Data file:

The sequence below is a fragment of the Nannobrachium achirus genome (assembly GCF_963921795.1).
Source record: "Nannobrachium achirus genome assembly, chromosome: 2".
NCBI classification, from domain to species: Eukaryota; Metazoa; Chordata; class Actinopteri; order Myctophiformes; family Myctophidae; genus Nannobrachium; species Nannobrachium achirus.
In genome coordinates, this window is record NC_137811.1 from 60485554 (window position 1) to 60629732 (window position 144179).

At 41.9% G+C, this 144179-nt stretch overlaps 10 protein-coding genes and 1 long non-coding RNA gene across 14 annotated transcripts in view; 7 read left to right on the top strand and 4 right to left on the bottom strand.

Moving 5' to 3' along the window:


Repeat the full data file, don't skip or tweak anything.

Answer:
The sequence below is a fragment of the Nannobrachium achirus genome (assembly GCF_963921795.1).
Source record: "Nannobrachium achirus genome assembly, chromosome: 2".
NCBI classification, from domain to species: Eukaryota; Metazoa; Chordata; class Actinopteri; order Myctophiformes; family Myctophidae; genus Nannobrachium; species Nannobrachium achirus.
In genome coordinates, this window is record NC_137811.1 from 60485554 (window position 1) to 60629732 (window position 144179).

At 41.9% G+C, this 144179-nt stretch overlaps 10 protein-coding genes and 1 long non-coding RNA gene across 14 annotated transcripts in view; 7 read left to right on the top strand and 4 right to left on the bottom strand.

Moving 5' to 3' along the window: